I said “goodbye” to my son’s babyhood last month, once he had turned two. And it was a lot to take in.
He learned how to eat with his own fork and spoon, how to say three-to-four-word sentences, scraped his knees a few times, learned how to take off his clothes, how to walk down the stairs like a ‘big boy.’ He gave up his warm bottle before bedtime and he is now on an annual well-child check-up schedule at the doctor. And, unfortunately, he’s learned how to take off his diaper.
Where did those milky burps and tiny diapers go? Those soft coos and onesies? His tiny little body napping on my chest after a nursing session?
We all want our babies to grow up. We all want to break free of the newborn and baby phases for our own sanities. We want a full night’s sleep and the ability to hand a snack to our child to feed themselves so we can drink our coffee or read the newspaper alone for a few minutes. We want them to be able to tell us what they want so we aren’t guessing.
But, when they hit those milestones, it’s bittersweet
I find myself feeling that he doesn’t need me quite as much anymore, that he’s content playing all by himself, drinking out of his sippy cup, and feeding himself. He prefers to fall asleep in his crib, alone, without any rocking or lulling.
Harrison turned two years old on July 25, and we decorated our home in everything Mickey Mouse. Unlike his first birthday, he had some idea of what was going on. He knew he had gifts, and he knew it was a special occasion. He even learned how to say “my birthday!” And that’s when it hit: he isn’t a baby anymore.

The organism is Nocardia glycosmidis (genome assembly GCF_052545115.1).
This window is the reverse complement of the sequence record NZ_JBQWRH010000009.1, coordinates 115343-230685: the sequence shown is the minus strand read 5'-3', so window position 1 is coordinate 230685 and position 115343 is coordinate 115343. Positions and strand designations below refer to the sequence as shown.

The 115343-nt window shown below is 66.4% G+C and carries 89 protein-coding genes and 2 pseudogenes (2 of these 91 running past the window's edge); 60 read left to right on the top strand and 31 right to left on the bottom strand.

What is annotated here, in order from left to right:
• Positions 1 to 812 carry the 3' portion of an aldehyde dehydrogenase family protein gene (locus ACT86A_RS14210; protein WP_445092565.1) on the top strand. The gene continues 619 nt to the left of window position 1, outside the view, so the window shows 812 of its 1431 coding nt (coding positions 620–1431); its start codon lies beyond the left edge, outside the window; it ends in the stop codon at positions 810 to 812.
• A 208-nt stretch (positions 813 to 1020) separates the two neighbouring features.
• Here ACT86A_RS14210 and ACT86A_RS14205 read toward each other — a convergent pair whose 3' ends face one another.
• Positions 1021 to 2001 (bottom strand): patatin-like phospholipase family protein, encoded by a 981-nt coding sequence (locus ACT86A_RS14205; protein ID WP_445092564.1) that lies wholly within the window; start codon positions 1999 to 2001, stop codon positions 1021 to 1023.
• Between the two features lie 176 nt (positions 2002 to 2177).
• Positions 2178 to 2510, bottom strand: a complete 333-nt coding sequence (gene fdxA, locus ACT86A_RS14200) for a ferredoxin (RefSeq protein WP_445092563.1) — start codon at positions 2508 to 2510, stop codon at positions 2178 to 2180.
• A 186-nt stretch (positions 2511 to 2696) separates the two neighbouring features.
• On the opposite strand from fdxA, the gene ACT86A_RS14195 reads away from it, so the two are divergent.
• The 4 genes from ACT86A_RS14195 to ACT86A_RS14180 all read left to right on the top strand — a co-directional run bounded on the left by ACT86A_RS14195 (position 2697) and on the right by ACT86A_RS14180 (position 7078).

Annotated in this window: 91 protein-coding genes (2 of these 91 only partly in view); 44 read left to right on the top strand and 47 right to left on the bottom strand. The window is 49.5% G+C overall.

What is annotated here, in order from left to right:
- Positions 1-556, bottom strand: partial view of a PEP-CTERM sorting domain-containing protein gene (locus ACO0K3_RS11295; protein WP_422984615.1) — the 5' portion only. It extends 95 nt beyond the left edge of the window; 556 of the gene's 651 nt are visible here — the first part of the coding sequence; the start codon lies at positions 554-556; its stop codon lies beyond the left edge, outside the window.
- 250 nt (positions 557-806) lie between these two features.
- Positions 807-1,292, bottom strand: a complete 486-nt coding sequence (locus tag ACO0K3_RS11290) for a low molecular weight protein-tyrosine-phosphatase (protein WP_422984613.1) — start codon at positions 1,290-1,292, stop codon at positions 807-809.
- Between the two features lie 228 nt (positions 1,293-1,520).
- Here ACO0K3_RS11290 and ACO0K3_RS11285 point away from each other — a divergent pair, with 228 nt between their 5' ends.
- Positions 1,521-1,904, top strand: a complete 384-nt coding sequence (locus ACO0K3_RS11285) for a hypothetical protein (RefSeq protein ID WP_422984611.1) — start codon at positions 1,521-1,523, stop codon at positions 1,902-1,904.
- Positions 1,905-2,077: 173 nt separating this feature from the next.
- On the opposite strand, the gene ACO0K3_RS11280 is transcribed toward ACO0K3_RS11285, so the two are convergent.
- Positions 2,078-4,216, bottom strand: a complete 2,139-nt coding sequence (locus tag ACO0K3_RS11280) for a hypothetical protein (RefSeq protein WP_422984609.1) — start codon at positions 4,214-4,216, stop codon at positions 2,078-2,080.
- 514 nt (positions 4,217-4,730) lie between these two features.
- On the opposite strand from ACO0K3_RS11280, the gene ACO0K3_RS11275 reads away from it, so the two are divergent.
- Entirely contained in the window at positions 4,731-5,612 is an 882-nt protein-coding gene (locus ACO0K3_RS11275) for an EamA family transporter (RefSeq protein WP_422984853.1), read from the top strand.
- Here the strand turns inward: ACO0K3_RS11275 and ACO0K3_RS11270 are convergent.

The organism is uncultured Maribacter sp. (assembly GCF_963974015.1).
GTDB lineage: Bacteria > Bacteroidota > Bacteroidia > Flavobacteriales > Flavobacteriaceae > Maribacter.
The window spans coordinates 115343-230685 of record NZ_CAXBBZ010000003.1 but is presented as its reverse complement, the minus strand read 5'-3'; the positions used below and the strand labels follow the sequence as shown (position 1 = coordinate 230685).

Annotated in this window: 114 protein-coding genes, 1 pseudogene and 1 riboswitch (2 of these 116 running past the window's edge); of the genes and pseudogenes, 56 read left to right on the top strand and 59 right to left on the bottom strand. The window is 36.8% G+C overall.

When I refer to my son to others, I still say “my baby”
I always have. And when people ask me how old my “baby” is, they let out a “ohhhh,” as in, “Oh, so not really a ‘baby.'” When do moms stop referring to their children as their babies? I can’t seem to figure that out.
I know, he’s only two. He’s still little. He still needs me. He still wears a diaper and needs me to prepare his food. But he’s growing up at the speed of light, it seems, and I’m trying to soak in what’s left of his tiny little self.
And he has tantrums and opinions, he’ll run at full speed even though I tell him to slow down, and he only wants to eat Goldfish for dinner. But, so far, nothing about this beautiful age of two seems that terrible.